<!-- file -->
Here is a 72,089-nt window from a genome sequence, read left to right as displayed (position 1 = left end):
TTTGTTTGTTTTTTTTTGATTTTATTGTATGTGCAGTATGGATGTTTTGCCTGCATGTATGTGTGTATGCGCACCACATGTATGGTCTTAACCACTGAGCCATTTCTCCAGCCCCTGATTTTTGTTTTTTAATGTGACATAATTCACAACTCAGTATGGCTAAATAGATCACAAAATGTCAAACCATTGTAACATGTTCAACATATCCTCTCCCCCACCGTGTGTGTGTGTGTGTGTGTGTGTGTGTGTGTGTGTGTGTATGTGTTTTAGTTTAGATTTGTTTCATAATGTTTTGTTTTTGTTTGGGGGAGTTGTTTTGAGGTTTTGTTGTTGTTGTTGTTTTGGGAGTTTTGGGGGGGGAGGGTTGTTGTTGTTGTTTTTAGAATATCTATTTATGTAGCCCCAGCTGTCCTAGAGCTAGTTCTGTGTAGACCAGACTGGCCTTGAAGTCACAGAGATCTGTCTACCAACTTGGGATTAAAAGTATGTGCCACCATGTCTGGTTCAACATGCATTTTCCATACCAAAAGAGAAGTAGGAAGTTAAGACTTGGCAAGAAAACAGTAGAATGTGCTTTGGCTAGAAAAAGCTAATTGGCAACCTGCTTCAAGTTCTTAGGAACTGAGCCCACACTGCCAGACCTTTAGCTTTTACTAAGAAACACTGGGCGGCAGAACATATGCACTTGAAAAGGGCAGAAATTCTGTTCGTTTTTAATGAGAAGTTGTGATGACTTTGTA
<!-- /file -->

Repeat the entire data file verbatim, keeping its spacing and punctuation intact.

Here is a 72,089-nt window from a genome sequence, read left to right as displayed (position 1 = left end):
TTTGTTTGTTTTTTTTTGATTTTATTGTATGTGCAGTATGGATGTTTTGCCTGCATGTATGTGTGTATGCGCACCACATGTATGGTCTTAACCACTGAGCCATTTCTCCAGCCCCTGATTTTTGTTTTTTAATGTGACATAATTCACAACTCAGTATGGCTAAATAGATCACAAAATGTCAAACCATTGTAACATGTTCAACATATCCTCTCCCCCACCGTGTGTGTGTGTGTGTGTGTGTGTGTGTGTGTGTGTGTGTATGTGTTTTAGTTTAGATTTGTTTCATAATGTTTTGTTTTTGTTTGGGGGAGTTGTTTTGAGGTTTTGTTGTTGTTGTTGTTTTGGGAGTTTTGGGGGGGGAGGGTTGTTGTTGTTGTTTTTAGAATATCTATTTATGTAGCCCCAGCTGTCCTAGAGCTAGTTCTGTGTAGACCAGACTGGCCTTGAAGTCACAGAGATCTGTCTACCAACTTGGGATTAAAAGTATGTGCCACCATGTCTGGTTCAACATGCATTTTCCATACCAAAAGAGAAGTAGGAAGTTAAGACTTGGCAAGAAAACAGTAGAATGTGCTTTGGCTAGAAAAAGCTAATTGGCAACCTGCTTCAAGTTCTTAGGAACTGAGCCCACACTGCCAGACCTTTAGCTTTTACTAAGAAACACTGGGCGGCAGAACATATGCACTTGAAAAGGGCAGAAATTCTGTTCGTTTTTAATGAGAAGTTGTGATGACTTTGTA